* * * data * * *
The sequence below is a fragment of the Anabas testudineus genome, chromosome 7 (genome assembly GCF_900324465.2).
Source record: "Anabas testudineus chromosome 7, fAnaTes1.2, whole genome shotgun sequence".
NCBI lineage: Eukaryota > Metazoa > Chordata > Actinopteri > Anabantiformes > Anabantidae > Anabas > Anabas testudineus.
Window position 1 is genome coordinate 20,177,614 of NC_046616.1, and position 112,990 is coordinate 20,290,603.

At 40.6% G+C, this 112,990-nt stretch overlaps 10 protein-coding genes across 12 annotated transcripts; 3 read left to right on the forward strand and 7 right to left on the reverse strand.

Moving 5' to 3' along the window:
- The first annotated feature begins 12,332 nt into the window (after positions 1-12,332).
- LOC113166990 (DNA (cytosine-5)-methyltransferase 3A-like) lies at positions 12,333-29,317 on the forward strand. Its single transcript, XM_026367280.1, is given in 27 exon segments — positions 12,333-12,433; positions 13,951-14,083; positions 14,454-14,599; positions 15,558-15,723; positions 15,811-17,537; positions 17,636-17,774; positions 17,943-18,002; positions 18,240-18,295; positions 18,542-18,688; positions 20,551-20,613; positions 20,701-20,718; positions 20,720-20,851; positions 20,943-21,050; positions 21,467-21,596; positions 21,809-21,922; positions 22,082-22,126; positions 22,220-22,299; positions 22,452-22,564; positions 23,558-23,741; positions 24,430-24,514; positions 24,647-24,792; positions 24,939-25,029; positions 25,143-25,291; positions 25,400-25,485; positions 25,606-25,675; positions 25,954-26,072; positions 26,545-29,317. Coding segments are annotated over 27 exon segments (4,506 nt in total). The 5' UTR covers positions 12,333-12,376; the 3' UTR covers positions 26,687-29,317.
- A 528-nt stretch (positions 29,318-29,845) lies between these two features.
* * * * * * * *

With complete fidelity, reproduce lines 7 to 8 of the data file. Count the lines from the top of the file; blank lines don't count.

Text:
- The first annotated feature begins 12,332 nt into the window (after positions 1-12,332).
- LOC113166990 (DNA (cytosine-5)-methyltransferase 3A-like) lies at positions 12,333-29,317 on the forward strand. Its single transcript, XM_026367280.1, is given in 27 exon segments — positions 12,333-12,433; positions 13,951-14,083; positions 14,454-14,599; positions 15,558-15,723; positions 15,811-17,537; positions 17,636-17,774; positions 17,943-18,002; positions 18,240-18,295; positions 18,542-18,688; positions 20,551-20,613; positions 20,701-20,718; positions 20,720-20,851; positions 20,943-21,050; positions 21,467-21,596; positions 21,809-21,922; positions 22,082-22,126; positions 22,220-22,299; positions 22,452-22,564; positions 23,558-23,741; positions 24,430-24,514; positions 24,647-24,792; positions 24,939-25,029; positions 25,143-25,291; positions 25,400-25,485; positions 25,606-25,675; positions 25,954-26,072; positions 26,545-29,317. Coding segments are annotated over 27 exon segments (4,506 nt in total). The 5' UTR covers positions 12,333-12,376; the 3' UTR covers positions 26,687-29,317.